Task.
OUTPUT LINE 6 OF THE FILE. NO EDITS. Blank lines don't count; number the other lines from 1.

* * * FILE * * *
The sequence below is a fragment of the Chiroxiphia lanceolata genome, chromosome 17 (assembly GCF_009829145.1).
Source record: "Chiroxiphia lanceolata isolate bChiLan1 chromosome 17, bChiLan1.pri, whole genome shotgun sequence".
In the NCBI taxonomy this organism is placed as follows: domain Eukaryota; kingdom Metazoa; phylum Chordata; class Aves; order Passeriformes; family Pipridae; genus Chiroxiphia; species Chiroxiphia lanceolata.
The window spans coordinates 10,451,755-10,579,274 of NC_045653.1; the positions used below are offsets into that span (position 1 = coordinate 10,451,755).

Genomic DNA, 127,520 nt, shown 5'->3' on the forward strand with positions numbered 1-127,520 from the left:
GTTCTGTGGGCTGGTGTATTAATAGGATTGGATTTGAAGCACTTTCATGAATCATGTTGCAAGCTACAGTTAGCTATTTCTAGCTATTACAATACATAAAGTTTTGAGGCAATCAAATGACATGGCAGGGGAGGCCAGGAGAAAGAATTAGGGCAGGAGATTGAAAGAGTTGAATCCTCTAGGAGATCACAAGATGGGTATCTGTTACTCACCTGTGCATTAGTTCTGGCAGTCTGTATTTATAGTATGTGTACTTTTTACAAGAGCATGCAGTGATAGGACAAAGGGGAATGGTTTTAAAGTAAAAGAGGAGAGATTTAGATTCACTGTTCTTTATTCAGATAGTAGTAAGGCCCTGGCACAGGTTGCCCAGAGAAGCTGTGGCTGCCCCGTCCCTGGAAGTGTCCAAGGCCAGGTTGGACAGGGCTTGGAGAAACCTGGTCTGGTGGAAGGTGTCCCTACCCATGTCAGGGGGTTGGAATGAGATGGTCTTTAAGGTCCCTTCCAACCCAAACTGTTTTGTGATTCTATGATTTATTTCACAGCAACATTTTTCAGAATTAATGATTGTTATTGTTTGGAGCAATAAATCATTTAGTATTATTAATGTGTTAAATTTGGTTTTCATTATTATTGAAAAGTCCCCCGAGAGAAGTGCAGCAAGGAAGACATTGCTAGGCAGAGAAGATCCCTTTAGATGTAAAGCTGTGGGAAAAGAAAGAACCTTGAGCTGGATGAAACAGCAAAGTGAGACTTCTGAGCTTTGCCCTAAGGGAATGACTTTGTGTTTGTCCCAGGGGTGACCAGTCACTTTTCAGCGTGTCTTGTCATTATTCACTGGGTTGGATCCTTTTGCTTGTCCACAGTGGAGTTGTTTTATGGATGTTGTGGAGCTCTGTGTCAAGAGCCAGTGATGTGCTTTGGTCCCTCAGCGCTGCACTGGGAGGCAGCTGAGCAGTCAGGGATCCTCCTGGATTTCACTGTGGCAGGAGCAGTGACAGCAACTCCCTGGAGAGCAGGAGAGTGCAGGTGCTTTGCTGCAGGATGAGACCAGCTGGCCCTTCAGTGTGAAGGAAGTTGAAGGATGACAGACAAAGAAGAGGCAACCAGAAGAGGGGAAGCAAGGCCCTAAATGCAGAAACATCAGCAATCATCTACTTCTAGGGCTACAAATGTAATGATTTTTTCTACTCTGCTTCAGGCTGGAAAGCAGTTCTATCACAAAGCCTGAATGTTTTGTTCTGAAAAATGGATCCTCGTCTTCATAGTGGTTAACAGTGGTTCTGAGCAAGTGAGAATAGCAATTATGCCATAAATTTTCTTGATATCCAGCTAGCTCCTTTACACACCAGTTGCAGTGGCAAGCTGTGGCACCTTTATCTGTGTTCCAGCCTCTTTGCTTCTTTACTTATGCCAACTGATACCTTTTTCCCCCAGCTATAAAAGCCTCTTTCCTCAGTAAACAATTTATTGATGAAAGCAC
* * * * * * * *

GTTCTGTGGGCTGGTGTATTAATAGGATTGGATTTGAAGCACTTTCATGAATCATGTTGCAAGCTACAGTTAGCTATTTCTAGCTATTACAATACATAAAGTTTTGAGGCAATCAAATGACATGGCAGGGGAGGCCAGGAGAAAGAATTAGGGCAGGAGATTGAAAGAGTTGAATCCTCTAGGAGATCACAAGATGGGTATCTGTTACTCACCTGTGCATTAGTTCTGGCAGTCTGTATTTATAGTATGTGTACTTTTTACAAGAGCATGCAGTGATAGGACAAAGGGGAATGGTTTTAAAGTAAAAGAGGAGAGATTTAGATTCACTGTTCTTTATTCAGATAGTAGTAAGGCCCTGGCACAGGTTGCCCAGAGAAGCTGTGGCTGCCCCGTCCCTGGAAGTGTCCAAGGCCAGGTTGGACAGGGCTTGGAGAAACCTGGTCTGGTGGAAGGTGTCCCTACCCATGTCAGGGGGTTGGAATGAGATGGTCTTTAAGGTCCCTTCCAACCCAAACTGTTTTGTGATTCTATGATTTATTTCACAGCAACATTTTTCAGAATTAATGATTGTTATTGTTTGGAGCAATAAATCATTTAGTATTATTAATGTGTTAAATTTGGTTTTCATTATTATTGAAAAGTCCCCCGAGAGAAGTGCAGCAAGGAAGACATTGCTAGGCAGAGAAGATCCCTTTAGATGTAAAGCTGTGGGAAAAGAAAGAACCTTGAGCTGGATGAAACAGCAAAGTGAGACTTCTGAGCTTTGCCCTAAGGGAATGACTTTGTGTTTGTCCCAGGGGTGACCAGTCACTTTTCAGCGTGTCTTGTCATTATTCACTGGGTTGGATCCTTTTGCTTGTCCACAGTGGAGTTGTTTTATGGATGTTGTGGAGCTCTGTGTCAAGAGCCAGTGATGTGCTTTGGTCCCTCAGCGCTGCACTGGGAGGCAGCTGAGCAGTCAGGGATCCTCCTGGATTTCACTGTGGCAGGAGCAGTGACAGCAACTCCCTGGAGAGCAGGAGAGTGCAGGTGCTTTGCTGCAGGATGAGACCAGCTGGCCCTTCAGTGTGAAGGAAGTTGAAGGATGACAGACAAAGAAGAGGCAACCAGAAGAGGGGAAGCAAGGCCCTAAATGCAGAAACATCAGCAATCATCTACTTCTAGGGCTACAAATGTAATGATTTTTTCTACTCTGCTTCAGGCTGGAAAGCAGTTCTATCACAAAGCCTGAATGTTTTGTTCTGAAAAATGGATCCTCGTCTTCATAGTGGTTAACAGTGGTTCTGAGCAAGTGAGAATAGCAATTATGCCATAAATTTTCTTGATATCCAGCTAGCTCCTTTACACACCAGTTGCAGTGGCAAGCTGTGGCACCTTTATCTGTGTTCCAGCCTCTTTGCTTCTTTACTTATGCCAACTGATACCTTTTTCCCCCAGCTATAAAAGCCTCTTTCCTCAGTAAACAATTTATTGATGAAAGCAC